Creative capital is the secret sauce, not venture capital – TechCrunch

Around 90% of startups ultimately fail, and the reasons for failure are well known: under-capitalization, scaling challenges, lack of competitive advantage or realistic intellectual property. But what about the 10% who succeed? What did they do to beat the odds?

To create a path to market success, startups need two essential asset groups: venture capital and creative capital.

Venture capital is the financial and operational assets invested in a new, unproven business venture. Creative capital includes the design and development assets that bring a great idea to life.

Venture capital receives the most attention, but it is creative capital that can ultimately last longer and potentially become more valuable.

Billion dollar unicorns like Airbnb, (now LinkedIn Learning), Square, YouTube, Byju’s and Pinterest benefited from “creative” founders who were physical and digital product designers, educators, developers and visualizers. These companies have been very successful in creating and amplifying stories and visualizations to generate interest.

Venture capital usually comes after rigorous assessments and due diligence cycles. However, when creative capital is developed and applied before venture capital, it helps speed up these assessments and analyzes of a business concept, often speeding up product deployment, reducing founders dilution, and improving valuations.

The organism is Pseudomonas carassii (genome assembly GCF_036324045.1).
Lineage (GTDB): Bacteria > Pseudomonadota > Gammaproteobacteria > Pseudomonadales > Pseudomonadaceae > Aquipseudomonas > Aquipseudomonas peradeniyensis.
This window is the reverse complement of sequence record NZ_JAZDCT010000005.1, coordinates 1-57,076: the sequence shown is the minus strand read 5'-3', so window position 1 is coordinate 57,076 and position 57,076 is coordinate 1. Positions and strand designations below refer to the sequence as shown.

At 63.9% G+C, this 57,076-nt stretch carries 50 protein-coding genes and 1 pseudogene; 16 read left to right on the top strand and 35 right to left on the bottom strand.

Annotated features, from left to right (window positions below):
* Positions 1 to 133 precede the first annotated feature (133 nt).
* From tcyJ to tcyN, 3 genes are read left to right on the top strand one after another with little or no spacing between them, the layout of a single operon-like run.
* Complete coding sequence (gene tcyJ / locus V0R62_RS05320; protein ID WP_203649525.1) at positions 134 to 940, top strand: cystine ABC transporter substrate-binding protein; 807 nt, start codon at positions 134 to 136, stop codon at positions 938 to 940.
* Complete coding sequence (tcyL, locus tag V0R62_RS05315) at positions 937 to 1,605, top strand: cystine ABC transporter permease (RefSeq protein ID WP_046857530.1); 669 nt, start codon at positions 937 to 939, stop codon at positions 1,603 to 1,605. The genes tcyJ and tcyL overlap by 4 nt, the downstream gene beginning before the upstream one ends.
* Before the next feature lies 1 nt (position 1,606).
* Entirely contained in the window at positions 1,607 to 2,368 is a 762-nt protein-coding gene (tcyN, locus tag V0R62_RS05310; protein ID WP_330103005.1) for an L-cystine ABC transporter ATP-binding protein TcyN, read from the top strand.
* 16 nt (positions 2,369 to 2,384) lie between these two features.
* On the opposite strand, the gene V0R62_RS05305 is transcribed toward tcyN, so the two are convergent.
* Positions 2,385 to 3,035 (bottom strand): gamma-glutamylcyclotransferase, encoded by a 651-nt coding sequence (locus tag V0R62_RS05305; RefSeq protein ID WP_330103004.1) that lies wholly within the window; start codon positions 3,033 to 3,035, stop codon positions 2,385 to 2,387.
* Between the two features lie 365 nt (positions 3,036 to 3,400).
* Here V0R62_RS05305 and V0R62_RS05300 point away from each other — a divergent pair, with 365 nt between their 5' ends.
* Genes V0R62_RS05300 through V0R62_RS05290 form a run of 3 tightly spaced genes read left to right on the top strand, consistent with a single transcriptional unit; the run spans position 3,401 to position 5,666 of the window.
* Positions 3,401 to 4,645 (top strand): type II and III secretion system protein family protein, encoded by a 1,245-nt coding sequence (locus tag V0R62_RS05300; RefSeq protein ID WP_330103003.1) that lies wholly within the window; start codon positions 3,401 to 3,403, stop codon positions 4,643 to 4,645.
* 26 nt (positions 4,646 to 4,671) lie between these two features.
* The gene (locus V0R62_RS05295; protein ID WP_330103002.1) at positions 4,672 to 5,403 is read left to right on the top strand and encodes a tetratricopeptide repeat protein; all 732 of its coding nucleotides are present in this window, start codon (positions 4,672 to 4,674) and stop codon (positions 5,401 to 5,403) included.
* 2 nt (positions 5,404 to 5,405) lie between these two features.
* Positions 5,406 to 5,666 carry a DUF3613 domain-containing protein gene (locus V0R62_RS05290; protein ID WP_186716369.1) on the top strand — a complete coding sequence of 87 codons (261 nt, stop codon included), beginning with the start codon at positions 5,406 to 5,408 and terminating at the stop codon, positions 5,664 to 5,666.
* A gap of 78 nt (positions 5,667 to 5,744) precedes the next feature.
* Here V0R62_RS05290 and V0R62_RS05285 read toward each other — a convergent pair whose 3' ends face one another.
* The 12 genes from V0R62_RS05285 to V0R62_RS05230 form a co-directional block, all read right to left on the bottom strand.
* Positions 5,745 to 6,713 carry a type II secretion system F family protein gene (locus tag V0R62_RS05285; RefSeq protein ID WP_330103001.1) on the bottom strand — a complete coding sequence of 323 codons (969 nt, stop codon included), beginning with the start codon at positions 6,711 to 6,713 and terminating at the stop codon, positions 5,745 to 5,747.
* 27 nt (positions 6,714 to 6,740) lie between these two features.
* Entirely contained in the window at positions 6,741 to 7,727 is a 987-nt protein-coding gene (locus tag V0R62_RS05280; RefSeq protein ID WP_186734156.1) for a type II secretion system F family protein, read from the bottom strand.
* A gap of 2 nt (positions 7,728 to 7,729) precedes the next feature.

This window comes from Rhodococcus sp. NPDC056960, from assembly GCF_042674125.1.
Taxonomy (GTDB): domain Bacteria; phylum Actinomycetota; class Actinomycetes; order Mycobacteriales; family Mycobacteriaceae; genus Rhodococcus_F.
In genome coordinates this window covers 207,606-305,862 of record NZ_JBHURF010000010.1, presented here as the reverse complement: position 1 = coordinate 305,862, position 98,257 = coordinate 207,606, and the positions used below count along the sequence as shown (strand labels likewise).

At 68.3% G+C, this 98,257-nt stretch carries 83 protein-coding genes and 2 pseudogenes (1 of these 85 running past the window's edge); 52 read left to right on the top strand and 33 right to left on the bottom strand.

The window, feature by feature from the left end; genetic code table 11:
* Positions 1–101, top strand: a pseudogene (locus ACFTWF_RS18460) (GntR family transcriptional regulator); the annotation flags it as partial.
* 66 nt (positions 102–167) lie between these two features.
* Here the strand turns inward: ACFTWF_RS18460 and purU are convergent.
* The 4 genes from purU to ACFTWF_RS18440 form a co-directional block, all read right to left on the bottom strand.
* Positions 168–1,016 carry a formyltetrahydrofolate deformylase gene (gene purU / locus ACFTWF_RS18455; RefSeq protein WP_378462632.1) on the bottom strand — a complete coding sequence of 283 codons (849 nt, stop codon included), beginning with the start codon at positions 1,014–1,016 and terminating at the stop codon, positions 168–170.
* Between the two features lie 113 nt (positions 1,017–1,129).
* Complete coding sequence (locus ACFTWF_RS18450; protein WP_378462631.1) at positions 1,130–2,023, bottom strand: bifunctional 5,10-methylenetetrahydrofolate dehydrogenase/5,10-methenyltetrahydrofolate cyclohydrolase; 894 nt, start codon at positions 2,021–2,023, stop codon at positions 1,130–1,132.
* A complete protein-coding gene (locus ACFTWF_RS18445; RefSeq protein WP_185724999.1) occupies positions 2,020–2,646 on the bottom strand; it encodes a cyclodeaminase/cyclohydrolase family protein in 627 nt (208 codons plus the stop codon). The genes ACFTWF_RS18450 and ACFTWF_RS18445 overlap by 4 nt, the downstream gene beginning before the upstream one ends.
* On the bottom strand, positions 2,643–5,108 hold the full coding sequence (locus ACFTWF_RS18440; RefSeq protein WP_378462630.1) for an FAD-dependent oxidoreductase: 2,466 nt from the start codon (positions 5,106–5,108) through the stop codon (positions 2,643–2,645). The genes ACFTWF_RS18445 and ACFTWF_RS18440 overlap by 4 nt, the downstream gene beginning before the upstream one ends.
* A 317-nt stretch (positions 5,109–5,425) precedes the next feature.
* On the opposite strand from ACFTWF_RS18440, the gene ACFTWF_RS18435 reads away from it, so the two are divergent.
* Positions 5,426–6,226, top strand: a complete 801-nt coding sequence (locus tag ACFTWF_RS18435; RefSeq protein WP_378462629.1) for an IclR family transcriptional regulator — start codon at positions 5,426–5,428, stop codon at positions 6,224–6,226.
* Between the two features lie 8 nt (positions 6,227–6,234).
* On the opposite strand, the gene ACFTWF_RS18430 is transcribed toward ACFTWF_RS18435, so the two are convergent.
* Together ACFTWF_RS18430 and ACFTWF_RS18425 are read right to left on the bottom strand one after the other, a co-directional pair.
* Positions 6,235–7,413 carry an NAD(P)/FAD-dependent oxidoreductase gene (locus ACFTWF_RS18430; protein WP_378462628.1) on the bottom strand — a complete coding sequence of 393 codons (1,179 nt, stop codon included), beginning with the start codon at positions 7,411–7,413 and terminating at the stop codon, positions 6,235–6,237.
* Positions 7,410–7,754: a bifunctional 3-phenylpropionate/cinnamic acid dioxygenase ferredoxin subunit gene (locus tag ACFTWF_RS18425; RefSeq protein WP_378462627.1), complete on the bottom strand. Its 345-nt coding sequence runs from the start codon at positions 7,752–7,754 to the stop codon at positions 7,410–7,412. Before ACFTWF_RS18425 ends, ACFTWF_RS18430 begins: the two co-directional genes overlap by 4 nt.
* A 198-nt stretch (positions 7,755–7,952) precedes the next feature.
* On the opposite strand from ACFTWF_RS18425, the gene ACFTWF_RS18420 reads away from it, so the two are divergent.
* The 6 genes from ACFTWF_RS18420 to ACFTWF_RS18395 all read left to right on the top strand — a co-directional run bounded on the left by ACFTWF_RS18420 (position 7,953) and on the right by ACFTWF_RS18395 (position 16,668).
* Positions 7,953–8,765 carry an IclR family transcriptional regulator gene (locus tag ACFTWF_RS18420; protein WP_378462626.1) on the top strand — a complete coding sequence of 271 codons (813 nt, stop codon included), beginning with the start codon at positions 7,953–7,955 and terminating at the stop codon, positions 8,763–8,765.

So what is creative capital?

Depending on your industry, creative capital is defined as a set of strategic assets that may include:

  • Information and data on the target audience.
  • Visualizations of products, services, experiences, etc.
  • Branding, naming and communication systems.
  • Product design and engineering prototypes.
  • Preliminary projections of development costs.
  • Search and introduction of network partners.
  • Future product extensions and roadmaps.
  • Digital content, platforms and configuration.
  • Identification and development of intellectual property.
  • Expert advice to investors.

These assets are almost always created to be combined for planning and business introduction purposes, eventually helping businesses bring their ideas to life.

Why creative capital?

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